A total of $15 million in government grants has been awarded to seven research teams here to develop clean energy sources and small-scale power grids.
The teams from Nanyang Technological University (NTU) and the National University of Singapore (NUS) will focus on better harnessing of solar, wind and tidal energy, as well as hydrogen fuel cells.
They will also aim to improve the performance of microgrids that can be crucial in providing electricity to remote parts of South-east Asia.
The funding comes under the Energy Innovation Research Programme (EIRP), a $140 million initiative aimed at promoting inter- disciplinary and commercially relevant research and development in the energy sector.
It was awarded under the programme's fourth grant call, launched last year.
One of the grant recipients, Professor Chan Siew Hwa from NTU's Energy Research Institute (Eri@n), will be developing a catalyst for low-temperature fuel cells to generate electricity from hydrogen contaminated with chlorine.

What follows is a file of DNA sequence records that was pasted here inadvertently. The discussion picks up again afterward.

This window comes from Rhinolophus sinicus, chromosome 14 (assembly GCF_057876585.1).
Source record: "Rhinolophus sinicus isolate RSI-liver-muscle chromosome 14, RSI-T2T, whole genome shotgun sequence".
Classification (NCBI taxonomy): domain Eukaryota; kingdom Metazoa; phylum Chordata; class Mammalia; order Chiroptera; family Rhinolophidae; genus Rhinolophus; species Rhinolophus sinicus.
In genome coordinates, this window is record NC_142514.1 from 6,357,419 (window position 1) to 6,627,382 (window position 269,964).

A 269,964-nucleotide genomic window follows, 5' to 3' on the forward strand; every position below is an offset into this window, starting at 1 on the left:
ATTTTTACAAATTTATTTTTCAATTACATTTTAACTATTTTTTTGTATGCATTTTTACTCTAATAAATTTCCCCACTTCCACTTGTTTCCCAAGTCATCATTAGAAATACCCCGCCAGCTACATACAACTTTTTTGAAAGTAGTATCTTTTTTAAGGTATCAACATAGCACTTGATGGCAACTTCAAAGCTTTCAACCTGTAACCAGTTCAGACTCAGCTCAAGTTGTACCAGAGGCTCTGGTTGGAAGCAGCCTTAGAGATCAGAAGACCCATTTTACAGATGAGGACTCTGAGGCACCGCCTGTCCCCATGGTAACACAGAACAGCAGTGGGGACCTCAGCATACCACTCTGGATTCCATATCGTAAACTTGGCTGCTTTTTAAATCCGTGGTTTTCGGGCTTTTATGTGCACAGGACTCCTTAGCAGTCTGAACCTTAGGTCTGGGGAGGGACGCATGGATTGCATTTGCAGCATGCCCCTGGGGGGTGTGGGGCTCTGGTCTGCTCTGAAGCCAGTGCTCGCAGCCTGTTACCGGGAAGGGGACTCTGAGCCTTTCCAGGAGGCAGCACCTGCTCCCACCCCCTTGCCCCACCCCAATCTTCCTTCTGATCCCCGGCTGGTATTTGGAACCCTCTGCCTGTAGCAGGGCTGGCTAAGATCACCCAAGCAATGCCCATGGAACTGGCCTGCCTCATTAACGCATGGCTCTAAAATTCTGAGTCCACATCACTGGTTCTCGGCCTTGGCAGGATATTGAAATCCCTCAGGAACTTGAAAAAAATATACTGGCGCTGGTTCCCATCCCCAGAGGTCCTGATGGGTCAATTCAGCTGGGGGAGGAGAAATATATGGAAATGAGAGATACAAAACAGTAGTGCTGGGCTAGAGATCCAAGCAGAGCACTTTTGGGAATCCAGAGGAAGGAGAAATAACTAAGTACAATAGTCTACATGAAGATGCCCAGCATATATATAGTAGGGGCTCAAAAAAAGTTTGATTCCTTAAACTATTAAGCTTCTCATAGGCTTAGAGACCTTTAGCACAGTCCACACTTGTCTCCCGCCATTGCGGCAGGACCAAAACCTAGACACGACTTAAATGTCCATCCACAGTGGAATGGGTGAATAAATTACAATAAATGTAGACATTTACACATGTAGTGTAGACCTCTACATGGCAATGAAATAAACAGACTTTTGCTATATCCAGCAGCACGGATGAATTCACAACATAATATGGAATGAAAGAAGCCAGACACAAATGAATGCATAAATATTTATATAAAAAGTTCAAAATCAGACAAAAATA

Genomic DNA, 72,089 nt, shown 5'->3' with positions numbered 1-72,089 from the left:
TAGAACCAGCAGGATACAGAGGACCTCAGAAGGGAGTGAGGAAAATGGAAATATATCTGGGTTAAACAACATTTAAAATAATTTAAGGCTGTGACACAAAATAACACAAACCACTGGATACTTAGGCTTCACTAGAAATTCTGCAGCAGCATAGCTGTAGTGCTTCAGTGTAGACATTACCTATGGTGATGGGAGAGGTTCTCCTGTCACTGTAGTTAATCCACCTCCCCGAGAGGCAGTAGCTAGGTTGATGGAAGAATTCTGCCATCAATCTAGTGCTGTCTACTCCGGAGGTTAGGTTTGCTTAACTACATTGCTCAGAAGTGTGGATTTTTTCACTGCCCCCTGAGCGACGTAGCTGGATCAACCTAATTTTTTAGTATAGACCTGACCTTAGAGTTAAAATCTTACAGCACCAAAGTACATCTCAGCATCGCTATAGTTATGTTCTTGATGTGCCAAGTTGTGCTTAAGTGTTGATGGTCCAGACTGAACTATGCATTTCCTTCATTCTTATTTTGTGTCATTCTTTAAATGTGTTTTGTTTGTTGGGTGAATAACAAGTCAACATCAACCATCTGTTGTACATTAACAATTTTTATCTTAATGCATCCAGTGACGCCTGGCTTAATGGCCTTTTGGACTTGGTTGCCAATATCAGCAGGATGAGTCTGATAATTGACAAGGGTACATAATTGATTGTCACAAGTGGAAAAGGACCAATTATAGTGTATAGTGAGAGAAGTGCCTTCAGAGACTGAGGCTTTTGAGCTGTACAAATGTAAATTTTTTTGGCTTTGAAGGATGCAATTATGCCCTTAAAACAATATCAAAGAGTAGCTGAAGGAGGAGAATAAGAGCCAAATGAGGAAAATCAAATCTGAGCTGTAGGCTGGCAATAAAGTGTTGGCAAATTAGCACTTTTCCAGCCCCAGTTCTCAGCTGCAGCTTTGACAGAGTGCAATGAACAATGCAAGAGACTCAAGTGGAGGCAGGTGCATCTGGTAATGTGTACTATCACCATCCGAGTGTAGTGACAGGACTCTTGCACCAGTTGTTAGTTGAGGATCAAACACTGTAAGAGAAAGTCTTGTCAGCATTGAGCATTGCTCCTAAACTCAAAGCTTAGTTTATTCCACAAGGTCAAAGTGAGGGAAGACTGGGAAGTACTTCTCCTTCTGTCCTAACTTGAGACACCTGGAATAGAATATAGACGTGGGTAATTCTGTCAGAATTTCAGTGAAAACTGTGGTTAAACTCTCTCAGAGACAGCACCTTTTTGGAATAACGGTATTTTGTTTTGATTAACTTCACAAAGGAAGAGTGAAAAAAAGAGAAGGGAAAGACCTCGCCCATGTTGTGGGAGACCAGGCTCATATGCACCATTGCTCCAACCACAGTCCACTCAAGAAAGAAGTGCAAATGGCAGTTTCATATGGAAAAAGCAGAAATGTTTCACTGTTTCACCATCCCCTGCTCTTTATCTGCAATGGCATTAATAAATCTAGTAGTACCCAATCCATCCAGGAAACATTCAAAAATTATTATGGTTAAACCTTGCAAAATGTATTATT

This would make use of hydrogen produced as a by-product in chlorine production, 10 to 15 per cent of which is normally released into the atmosphere and wasted.
Prof Chan, who in July was named by Thomson Reuters as one of the most influential scientific minds this year, said: "This will not only help to improve the energy efficiency and productivity of chemical plants in Singapore and other parts of the world, but will also reduce the carbon footprint of the chemicals industry."
Another grant recipient, Associate Professor Sanjib Kumar Panda from NUS' department of electrical and computer engineering, will be developing a hybrid diesel-solar power generating system that can provide electricity to remote regions.
Mr Yeoh Keat Chuan, managing director of the Economic Development Board and co-executive director of the Energy Innovation Programme Office, said the clean energy and microgrid research projects would help Singapore commercialise these for regional markets.
In May, the EIRP launched three more grant calls in the areas of solar energy, smart grids and gas technologies.
This article was first published on Oct 23, 2014.
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